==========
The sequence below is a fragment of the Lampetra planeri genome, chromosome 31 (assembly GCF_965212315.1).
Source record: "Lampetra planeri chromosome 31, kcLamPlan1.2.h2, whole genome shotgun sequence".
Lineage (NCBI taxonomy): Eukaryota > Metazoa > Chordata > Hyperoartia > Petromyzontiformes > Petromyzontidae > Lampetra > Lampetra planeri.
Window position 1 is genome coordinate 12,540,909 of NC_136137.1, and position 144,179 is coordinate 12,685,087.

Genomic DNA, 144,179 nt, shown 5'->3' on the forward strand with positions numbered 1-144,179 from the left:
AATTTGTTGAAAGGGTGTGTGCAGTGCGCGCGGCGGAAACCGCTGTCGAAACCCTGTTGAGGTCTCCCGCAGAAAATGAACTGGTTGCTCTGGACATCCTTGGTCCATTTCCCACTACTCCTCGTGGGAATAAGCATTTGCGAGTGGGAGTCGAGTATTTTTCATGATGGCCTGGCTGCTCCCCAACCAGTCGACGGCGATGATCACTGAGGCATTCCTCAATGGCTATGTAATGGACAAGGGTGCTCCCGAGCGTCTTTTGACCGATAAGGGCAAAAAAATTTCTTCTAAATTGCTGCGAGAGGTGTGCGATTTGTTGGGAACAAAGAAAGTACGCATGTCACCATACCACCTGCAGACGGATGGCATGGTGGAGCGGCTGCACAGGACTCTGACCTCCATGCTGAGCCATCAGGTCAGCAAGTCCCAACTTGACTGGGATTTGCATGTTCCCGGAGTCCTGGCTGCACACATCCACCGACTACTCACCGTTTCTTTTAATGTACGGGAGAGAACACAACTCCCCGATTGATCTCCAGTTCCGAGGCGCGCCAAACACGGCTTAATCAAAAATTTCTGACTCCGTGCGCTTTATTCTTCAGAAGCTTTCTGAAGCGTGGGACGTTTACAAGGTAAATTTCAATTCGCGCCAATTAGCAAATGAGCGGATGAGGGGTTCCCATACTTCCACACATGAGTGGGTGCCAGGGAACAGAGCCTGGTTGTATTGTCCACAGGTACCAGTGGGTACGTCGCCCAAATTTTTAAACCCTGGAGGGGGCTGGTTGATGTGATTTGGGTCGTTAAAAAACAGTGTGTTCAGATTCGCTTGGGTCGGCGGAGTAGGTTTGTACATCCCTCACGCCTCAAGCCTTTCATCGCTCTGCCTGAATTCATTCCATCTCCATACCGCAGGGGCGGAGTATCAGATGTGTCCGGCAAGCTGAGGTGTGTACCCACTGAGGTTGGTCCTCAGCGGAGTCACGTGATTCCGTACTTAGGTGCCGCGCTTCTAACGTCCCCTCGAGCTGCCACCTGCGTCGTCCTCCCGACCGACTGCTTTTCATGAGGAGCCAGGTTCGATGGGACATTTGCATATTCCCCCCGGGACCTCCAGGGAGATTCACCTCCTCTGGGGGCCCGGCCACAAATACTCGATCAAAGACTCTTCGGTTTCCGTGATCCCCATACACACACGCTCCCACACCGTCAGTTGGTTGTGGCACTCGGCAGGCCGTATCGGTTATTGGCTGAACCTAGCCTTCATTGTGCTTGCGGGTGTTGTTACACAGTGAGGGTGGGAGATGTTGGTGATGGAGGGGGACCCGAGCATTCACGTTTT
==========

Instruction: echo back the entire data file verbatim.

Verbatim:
The sequence below is a fragment of the Lampetra planeri genome, chromosome 31 (assembly GCF_965212315.1).
Source record: "Lampetra planeri chromosome 31, kcLamPlan1.2.h2, whole genome shotgun sequence".
Lineage (NCBI taxonomy): Eukaryota > Metazoa > Chordata > Hyperoartia > Petromyzontiformes > Petromyzontidae > Lampetra > Lampetra planeri.
Window position 1 is genome coordinate 12,540,909 of NC_136137.1, and position 144,179 is coordinate 12,685,087.

Genomic DNA, 144,179 nt, shown 5'->3' on the forward strand with positions numbered 1-144,179 from the left:
AATTTGTTGAAAGGGTGTGTGCAGTGCGCGCGGCGGAAACCGCTGTCGAAACCCTGTTGAGGTCTCCCGCAGAAAATGAACTGGTTGCTCTGGACATCCTTGGTCCATTTCCCACTACTCCTCGTGGGAATAAGCATTTGCGAGTGGGAGTCGAGTATTTTTCATGATGGCCTGGCTGCTCCCCAACCAGTCGACGGCGATGATCACTGAGGCATTCCTCAATGGCTATGTAATGGACAAGGGTGCTCCCGAGCGTCTTTTGACCGATAAGGGCAAAAAAATTTCTTCTAAATTGCTGCGAGAGGTGTGCGATTTGTTGGGAACAAAGAAAGTACGCATGTCACCATACCACCTGCAGACGGATGGCATGGTGGAGCGGCTGCACAGGACTCTGACCTCCATGCTGAGCCATCAGGTCAGCAAGTCCCAACTTGACTGGGATTTGCATGTTCCCGGAGTCCTGGCTGCACACATCCACCGACTACTCACCGTTTCTTTTAATGTACGGGAGAGAACACAACTCCCCGATTGATCTCCAGTTCCGAGGCGCGCCAAACACGGCTTAATCAAAAATTTCTGACTCCGTGCGCTTTATTCTTCAGAAGCTTTCTGAAGCGTGGGACGTTTACAAGGTAAATTTCAATTCGCGCCAATTAGCAAATGAGCGGATGAGGGGTTCCCATACTTCCACACATGAGTGGGTGCCAGGGAACAGAGCCTGGTTGTATTGTCCACAGGTACCAGTGGGTACGTCGCCCAAATTTTTAAACCCTGGAGGGGGCTGGTTGATGTGATTTGGGTCGTTAAAAAACAGTGTGTTCAGATTCGCTTGGGTCGGCGGAGTAGGTTTGTACATCCCTCACGCCTCAAGCCTTTCATCGCTCTGCCTGAATTCATTCCATCTCCATACCGCAGGGGCGGAGTATCAGATGTGTCCGGCAAGCTGAGGTGTGTACCCACTGAGGTTGGTCCTCAGCGGAGTCACGTGATTCCGTACTTAGGTGCCGCGCTTCTAACGTCCCCTCGAGCTGCCACCTGCGTCGTCCTCCCGACCGACTGCTTTTCATGAGGAGCCAGGTTCGATGGGACATTTGCATATTCCCCCCGGGACCTCCAGGGAGATTCACCTCCTCTGGGGGCCCGGCCACAAATACTCGATCAAAGACTCTTCGGTTTCCGTGATCCCCATACACACACGCTCCCACACCGTCAGTTGGTTGTGGCACTCGGCAGGCCGTATCGGTTATTGGCTGAACCTAGCCTTCATTGTGCTTGCGGGTGTTGTTACACAGTGAGGGTGGGAGATGTTGGTGATGGAGGGGGACCCGAGCATTCACGTTTT